The holidays are full of fun, friends and family and of course, food. Many individuals who want to stick to their nutritional goals may look at the holidays and think of all of the foods they’ll need to avoid. But the truth is, you can actually enjoy your holiday meals and still meet your nutrition and fitness goals.
Dr. Lauren Vice, Seton family medicine specialist, offers advice to help you practice the fine art of eating well during food-heavy holidays:
- Don’t say no; just go small and slow. Outlawing certain foods contributes to an unhealthy relationship with food and can lead to binge eating and strong feelings of guilt. If a particular food is your favorite—and especially if you only get to experience at this time of year—enjoy it. Be mindful of portion size, try not to overindulge, and slow down your eating pace. A few bites to savor your favorite dish is more satisfying than total avoidance and a guilty conscience.
- Balance your meals and remember 50-25-25. Proteins, carbohydrates and fats are macronutrients, and your body needs all three. To function normally and in good health, our bodies require these energy-yielding nutrients in large amounts and well-balanced proportions. Ideally, your meals should consist of 50 percent vegetables, 25 percent carbohydrates like whole grains, and 25 percent lean protein—like turkey and chicken—and healthy fats which can help you feel full. No matter what size the plate, if you’re filling half of it with fruits and vegetables, that is going to be a lower-calorie, more nutritious option.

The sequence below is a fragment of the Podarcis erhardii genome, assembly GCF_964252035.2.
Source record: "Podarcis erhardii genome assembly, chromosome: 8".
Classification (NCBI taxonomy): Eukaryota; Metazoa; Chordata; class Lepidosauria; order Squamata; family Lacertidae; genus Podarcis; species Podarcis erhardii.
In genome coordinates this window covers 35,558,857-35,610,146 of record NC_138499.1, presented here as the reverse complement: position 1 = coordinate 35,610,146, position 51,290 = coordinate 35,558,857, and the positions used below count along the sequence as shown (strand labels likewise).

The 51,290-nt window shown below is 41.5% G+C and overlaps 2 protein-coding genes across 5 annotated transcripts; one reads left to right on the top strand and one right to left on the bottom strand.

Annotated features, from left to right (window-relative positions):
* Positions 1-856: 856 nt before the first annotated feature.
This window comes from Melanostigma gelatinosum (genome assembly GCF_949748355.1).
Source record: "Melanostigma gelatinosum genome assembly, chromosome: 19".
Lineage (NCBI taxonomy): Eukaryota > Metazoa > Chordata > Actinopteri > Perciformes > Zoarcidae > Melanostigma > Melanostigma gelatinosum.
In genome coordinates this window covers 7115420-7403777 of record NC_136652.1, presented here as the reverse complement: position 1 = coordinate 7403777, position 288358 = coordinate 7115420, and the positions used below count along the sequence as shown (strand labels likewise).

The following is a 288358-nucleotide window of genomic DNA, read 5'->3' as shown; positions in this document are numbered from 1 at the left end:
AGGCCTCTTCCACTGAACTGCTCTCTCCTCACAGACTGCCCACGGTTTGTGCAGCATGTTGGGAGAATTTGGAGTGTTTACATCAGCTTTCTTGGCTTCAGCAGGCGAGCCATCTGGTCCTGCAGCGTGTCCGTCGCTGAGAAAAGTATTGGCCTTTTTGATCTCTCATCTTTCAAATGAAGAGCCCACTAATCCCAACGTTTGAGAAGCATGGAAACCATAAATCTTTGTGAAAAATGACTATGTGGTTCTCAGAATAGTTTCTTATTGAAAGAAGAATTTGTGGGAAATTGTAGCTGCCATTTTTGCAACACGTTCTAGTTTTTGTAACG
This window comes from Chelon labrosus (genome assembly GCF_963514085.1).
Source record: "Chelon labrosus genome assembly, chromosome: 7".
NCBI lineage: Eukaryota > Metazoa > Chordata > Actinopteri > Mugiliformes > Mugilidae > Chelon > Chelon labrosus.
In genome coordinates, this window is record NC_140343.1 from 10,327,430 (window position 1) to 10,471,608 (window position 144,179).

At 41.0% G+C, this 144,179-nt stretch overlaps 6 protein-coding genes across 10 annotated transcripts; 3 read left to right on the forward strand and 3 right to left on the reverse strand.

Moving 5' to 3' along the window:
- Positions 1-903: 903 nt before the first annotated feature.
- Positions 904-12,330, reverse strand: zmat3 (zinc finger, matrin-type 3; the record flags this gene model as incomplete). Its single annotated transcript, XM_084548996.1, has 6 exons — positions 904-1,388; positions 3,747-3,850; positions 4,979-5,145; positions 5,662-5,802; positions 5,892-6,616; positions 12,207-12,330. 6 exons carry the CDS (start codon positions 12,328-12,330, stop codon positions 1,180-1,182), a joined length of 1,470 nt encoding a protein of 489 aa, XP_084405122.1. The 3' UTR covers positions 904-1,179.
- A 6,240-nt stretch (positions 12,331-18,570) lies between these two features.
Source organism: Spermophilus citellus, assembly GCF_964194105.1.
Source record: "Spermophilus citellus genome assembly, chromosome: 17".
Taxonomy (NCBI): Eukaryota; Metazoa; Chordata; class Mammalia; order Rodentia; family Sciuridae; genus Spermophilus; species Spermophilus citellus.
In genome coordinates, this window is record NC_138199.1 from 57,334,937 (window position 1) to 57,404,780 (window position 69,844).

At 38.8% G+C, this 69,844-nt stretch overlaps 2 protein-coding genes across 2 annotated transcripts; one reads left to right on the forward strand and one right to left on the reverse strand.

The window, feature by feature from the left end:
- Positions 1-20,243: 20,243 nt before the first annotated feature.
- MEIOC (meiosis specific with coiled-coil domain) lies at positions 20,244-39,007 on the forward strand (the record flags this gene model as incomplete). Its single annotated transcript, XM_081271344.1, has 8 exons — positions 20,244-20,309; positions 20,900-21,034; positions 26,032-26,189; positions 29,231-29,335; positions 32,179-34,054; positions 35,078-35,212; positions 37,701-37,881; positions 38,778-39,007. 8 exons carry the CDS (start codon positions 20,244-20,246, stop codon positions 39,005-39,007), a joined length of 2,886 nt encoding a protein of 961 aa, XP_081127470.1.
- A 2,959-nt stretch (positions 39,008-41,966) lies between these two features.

- Boost the nutritional value of your holiday favorites. There are endless ways to tweak traditional holiday recipes that will help to pack more vitamins and nutrients into some of your favorites. The American Heart Association offers recipes and tips for heart healthy eating during the holidays.
- Remember: Food is fuel for movement—even if you overeat. On days when you eat more than normal, find creative ways to move around more – whether it involves cleaning around the house, playing games outside, taking the stairs, walking or working out.
Seton is part of Ascension, the largest nonprofit health system in the U.S. and the largest Catholic health system in the worl